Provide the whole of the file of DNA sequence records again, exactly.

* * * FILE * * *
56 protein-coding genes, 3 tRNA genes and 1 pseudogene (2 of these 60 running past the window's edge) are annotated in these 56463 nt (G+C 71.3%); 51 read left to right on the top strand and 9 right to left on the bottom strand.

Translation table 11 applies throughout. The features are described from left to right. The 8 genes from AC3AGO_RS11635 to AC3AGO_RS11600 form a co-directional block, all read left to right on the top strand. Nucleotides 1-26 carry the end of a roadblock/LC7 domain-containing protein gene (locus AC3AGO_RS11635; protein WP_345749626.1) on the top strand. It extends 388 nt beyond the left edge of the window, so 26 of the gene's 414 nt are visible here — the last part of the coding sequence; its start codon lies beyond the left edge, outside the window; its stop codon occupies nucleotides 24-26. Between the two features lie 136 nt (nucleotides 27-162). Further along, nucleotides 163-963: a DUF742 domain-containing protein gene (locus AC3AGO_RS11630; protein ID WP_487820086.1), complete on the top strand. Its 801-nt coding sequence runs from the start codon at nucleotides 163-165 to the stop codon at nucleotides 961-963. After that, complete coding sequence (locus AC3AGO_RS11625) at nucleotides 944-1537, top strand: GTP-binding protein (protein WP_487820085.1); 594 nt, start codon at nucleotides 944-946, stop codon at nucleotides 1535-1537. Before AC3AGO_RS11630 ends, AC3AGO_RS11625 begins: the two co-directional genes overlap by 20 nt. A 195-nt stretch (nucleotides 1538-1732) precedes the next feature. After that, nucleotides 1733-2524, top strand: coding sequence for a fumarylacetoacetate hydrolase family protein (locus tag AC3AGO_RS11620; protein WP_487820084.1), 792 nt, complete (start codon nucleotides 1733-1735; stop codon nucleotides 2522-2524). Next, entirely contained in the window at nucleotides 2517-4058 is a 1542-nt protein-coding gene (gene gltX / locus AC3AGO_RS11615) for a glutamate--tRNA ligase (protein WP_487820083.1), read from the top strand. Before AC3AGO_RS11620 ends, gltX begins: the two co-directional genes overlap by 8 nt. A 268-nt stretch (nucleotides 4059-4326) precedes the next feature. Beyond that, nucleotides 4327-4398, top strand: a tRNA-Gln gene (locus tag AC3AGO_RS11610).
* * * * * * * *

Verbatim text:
56 protein-coding genes, 3 tRNA genes and 1 pseudogene (2 of these 60 running past the window's edge) are annotated in these 56463 nt (G+C 71.3%); 51 read left to right on the top strand and 9 right to left on the bottom strand.

Translation table 11 applies throughout. The features are described from left to right. The 8 genes from AC3AGO_RS11635 to AC3AGO_RS11600 form a co-directional block, all read left to right on the top strand. Nucleotides 1-26 carry the end of a roadblock/LC7 domain-containing protein gene (locus AC3AGO_RS11635; protein WP_345749626.1) on the top strand. It extends 388 nt beyond the left edge of the window, so 26 of the gene's 414 nt are visible here — the last part of the coding sequence; its start codon lies beyond the left edge, outside the window; its stop codon occupies nucleotides 24-26. Between the two features lie 136 nt (nucleotides 27-162). Further along, nucleotides 163-963: a DUF742 domain-containing protein gene (locus AC3AGO_RS11630; protein ID WP_487820086.1), complete on the top strand. Its 801-nt coding sequence runs from the start codon at nucleotides 163-165 to the stop codon at nucleotides 961-963. After that, complete coding sequence (locus AC3AGO_RS11625) at nucleotides 944-1537, top strand: GTP-binding protein (protein WP_487820085.1); 594 nt, start codon at nucleotides 944-946, stop codon at nucleotides 1535-1537. Before AC3AGO_RS11630 ends, AC3AGO_RS11625 begins: the two co-directional genes overlap by 20 nt. A 195-nt stretch (nucleotides 1538-1732) precedes the next feature. After that, nucleotides 1733-2524, top strand: coding sequence for a fumarylacetoacetate hydrolase family protein (locus tag AC3AGO_RS11620; protein WP_487820084.1), 792 nt, complete (start codon nucleotides 1733-1735; stop codon nucleotides 2522-2524). Next, entirely contained in the window at nucleotides 2517-4058 is a 1542-nt protein-coding gene (gene gltX / locus AC3AGO_RS11615) for a glutamate--tRNA ligase (protein WP_487820083.1), read from the top strand. Before AC3AGO_RS11620 ends, gltX begins: the two co-directional genes overlap by 8 nt. A 268-nt stretch (nucleotides 4059-4326) precedes the next feature. Beyond that, nucleotides 4327-4398, top strand: a tRNA-Gln gene (locus tag AC3AGO_RS11610).